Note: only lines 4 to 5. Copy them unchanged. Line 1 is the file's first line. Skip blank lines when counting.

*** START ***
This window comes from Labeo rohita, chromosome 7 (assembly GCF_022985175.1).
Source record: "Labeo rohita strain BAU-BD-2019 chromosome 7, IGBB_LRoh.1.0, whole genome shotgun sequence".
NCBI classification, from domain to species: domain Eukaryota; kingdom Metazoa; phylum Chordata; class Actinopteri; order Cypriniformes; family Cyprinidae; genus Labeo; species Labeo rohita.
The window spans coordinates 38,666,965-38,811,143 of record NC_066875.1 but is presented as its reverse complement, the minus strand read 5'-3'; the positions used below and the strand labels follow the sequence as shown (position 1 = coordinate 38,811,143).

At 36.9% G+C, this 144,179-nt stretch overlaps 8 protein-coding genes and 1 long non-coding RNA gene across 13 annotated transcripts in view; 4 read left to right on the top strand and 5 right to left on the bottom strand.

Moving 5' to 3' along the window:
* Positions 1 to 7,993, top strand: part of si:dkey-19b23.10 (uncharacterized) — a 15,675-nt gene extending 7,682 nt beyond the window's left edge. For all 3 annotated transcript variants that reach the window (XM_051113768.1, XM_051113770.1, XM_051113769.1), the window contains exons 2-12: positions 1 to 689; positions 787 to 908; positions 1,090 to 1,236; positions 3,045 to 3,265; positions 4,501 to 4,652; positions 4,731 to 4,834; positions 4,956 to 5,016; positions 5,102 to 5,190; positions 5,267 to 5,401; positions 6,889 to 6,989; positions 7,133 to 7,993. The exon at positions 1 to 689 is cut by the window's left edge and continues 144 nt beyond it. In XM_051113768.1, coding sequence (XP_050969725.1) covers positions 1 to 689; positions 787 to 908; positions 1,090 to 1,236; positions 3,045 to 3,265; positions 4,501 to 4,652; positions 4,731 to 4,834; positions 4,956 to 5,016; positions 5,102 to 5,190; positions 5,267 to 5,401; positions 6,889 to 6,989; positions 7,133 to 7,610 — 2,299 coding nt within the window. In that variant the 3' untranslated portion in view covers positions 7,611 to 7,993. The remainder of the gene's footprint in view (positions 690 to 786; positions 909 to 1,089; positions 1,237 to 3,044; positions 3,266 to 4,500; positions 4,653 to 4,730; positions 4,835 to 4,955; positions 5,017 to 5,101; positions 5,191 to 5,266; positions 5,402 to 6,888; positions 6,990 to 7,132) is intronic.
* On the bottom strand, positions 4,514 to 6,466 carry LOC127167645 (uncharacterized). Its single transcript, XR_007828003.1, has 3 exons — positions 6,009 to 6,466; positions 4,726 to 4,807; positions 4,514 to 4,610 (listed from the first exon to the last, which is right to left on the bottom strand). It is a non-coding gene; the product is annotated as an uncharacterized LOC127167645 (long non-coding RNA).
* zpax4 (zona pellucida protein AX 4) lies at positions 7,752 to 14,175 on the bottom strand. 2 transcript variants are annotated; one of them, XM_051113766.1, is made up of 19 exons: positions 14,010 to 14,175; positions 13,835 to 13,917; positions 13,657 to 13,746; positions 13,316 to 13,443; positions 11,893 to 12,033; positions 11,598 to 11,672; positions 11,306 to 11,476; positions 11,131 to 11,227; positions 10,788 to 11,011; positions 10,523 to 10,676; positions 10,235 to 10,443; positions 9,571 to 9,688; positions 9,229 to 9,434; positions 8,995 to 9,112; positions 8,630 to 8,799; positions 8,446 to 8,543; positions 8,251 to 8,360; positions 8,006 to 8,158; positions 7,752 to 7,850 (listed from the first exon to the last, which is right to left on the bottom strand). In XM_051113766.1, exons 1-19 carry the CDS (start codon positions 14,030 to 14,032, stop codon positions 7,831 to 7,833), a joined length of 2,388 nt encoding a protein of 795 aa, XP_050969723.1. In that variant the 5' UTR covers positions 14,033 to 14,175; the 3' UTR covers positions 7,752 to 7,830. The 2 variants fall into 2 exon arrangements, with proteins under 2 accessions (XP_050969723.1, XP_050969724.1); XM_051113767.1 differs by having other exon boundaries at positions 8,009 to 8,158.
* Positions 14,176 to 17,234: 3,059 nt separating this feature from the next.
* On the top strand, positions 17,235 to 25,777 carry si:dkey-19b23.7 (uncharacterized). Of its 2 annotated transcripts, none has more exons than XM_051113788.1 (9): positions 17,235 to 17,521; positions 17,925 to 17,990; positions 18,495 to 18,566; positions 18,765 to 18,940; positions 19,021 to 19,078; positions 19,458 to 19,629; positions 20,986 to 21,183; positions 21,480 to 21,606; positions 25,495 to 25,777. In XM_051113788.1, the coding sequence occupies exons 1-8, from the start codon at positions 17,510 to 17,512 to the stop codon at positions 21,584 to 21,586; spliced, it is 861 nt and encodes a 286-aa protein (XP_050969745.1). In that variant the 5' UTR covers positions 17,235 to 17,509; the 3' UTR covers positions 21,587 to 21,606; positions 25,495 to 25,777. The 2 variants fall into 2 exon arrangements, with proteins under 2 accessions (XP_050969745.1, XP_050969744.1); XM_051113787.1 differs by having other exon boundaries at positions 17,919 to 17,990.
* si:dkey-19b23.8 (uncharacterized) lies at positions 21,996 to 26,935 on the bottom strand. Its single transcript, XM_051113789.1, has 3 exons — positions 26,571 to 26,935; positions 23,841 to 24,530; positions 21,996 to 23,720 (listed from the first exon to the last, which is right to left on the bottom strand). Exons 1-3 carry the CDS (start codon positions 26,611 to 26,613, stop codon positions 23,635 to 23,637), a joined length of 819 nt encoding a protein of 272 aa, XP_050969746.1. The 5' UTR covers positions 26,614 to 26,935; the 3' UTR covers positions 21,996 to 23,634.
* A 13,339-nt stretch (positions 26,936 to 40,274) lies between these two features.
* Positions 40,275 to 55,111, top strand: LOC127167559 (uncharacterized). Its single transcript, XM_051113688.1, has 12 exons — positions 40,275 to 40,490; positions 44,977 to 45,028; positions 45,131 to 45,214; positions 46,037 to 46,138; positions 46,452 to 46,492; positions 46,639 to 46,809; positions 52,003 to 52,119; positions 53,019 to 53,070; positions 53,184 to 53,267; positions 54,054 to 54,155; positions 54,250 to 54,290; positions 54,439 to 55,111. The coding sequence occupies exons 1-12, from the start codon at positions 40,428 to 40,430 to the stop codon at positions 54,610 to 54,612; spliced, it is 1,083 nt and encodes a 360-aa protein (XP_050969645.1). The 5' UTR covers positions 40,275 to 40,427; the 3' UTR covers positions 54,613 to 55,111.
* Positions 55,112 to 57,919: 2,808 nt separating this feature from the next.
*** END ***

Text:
The window spans coordinates 38,666,965-38,811,143 of record NC_066875.1 but is presented as its reverse complement, the minus strand read 5'-3'; the positions used below and the strand labels follow the sequence as shown (position 1 = coordinate 38,811,143).

At 36.9% G+C, this 144,179-nt stretch overlaps 8 protein-coding genes and 1 long non-coding RNA gene across 13 annotated transcripts in view; 4 read left to right on the top strand and 5 right to left on the bottom strand.